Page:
The problem with the refereeing system really is that too often too little attention is given to the actual paper. Everybody knows first hand examples of excellent papers that were rejected for stupid reasons. On the other hand, there is a lot of very low quality stuff that gets printed, the Bogdanovs' papers and the El Nashie[no link so far] story being only the most prominent examples.

Of course, the refereeing process is most likely the only value that publishers add to a paper when it is promoted from a freely available preprint on arxiv.org to a published article. And we (that is our employers through their libraries) pay enormous sums for this more and more demanding justification. And giving this justification gets harder and harder with every b.s. paper that appears in print.

The flaw with the "you are already paid" argument is of course that refereeing is invisible and besides your obligation as a scientist there is little incentive to do a good job. Nobody (except maybe the editor) sees it and there is no reward, not even an idealistic one.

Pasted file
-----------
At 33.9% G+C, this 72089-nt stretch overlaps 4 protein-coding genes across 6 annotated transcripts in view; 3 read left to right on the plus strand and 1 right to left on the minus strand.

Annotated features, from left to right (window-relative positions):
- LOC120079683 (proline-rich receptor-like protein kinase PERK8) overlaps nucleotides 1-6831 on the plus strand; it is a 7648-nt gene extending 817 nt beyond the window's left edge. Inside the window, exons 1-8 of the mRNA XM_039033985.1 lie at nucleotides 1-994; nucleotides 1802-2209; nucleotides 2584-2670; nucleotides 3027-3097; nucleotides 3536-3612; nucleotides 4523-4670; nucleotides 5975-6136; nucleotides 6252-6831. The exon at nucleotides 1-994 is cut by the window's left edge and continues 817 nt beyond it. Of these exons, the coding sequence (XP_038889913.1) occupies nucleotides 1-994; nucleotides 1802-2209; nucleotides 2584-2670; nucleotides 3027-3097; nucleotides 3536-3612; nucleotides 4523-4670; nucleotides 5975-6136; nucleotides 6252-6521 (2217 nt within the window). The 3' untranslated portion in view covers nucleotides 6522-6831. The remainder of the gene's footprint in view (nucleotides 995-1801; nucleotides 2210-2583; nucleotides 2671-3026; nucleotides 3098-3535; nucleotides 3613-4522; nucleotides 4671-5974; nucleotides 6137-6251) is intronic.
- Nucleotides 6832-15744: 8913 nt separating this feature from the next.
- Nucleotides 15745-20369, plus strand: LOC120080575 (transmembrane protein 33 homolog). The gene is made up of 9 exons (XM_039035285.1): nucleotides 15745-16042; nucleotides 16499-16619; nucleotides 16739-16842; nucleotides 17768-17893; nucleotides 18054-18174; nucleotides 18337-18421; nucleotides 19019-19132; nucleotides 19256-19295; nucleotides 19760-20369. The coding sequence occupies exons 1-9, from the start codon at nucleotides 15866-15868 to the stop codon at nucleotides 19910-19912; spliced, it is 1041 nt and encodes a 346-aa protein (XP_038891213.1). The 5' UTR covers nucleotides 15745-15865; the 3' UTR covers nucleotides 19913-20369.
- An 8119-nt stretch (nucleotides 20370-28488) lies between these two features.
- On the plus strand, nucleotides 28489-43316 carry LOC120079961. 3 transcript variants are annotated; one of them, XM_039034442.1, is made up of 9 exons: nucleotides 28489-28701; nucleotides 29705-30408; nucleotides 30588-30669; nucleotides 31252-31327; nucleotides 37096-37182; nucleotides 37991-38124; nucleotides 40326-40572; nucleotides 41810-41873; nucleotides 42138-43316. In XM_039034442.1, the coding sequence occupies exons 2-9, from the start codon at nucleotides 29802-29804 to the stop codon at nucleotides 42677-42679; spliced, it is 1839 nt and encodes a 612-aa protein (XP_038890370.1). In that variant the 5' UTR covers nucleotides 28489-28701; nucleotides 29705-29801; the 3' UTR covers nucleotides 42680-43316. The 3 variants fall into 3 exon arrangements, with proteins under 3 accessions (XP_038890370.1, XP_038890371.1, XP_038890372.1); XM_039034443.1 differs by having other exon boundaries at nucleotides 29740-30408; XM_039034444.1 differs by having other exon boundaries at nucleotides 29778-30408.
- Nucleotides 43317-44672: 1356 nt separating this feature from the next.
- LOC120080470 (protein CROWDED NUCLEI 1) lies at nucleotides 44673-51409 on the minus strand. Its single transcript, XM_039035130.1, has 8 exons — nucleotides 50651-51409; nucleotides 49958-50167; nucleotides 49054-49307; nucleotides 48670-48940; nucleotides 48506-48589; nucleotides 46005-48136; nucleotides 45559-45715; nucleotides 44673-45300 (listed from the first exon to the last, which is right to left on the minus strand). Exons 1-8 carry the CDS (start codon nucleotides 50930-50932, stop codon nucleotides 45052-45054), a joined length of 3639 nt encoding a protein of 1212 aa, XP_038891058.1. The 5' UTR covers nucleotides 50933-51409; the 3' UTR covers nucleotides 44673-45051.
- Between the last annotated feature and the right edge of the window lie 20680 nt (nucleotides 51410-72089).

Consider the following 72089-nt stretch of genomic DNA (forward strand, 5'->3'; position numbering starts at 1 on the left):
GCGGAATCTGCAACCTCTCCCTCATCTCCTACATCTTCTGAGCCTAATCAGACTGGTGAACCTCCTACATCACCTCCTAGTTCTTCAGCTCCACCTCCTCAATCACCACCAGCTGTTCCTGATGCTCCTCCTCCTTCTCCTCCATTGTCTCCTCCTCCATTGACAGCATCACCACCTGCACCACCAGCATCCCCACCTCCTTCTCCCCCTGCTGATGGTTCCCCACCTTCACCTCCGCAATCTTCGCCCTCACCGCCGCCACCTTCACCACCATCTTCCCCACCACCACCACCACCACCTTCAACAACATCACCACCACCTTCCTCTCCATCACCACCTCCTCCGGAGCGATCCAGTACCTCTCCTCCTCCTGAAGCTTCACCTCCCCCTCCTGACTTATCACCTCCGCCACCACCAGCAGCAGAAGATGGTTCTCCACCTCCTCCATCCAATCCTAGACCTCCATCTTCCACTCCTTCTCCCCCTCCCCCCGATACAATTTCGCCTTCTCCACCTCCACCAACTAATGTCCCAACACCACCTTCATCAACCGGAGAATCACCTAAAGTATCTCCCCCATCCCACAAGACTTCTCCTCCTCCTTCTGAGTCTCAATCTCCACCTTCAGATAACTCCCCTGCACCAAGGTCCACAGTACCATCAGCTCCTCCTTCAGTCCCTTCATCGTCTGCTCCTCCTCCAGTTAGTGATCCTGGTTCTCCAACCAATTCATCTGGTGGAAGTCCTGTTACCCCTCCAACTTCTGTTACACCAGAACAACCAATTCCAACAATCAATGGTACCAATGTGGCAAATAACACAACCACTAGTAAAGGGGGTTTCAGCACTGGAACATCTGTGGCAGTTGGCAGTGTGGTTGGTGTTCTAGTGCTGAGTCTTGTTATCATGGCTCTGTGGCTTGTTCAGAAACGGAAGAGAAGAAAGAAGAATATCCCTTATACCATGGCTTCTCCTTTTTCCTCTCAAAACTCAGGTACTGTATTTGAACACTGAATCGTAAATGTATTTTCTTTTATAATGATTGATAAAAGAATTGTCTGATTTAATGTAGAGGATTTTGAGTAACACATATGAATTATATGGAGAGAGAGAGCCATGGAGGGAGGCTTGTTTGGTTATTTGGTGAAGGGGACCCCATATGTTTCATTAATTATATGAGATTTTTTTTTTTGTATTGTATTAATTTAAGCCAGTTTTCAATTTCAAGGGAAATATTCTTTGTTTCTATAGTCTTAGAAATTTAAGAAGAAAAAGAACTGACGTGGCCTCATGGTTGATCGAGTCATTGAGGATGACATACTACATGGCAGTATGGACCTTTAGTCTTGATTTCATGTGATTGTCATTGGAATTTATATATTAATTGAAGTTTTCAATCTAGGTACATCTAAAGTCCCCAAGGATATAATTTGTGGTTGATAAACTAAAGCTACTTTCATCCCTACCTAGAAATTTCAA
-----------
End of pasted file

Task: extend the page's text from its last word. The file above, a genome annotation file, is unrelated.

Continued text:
There is however one simple improvement that would be trivial to implement. I learned this from Vijay Balasubramanian a few years ago and I am convinced it should be introduced immediately: If a paper gets accepted, the identity of the referee should be published together with the paper while a referee that rejects a paper should stay anonymous.

This would give an incentive to do good work as a referee. If the paper's value is low and you still accepted it because you did not properly read it you will receive shame while if the paper is good people can see you put some effort into it. Keeping the identities of rejectors hidden of course prevents referees from accepting papers because of fear of any kind of "revenge" from the authors.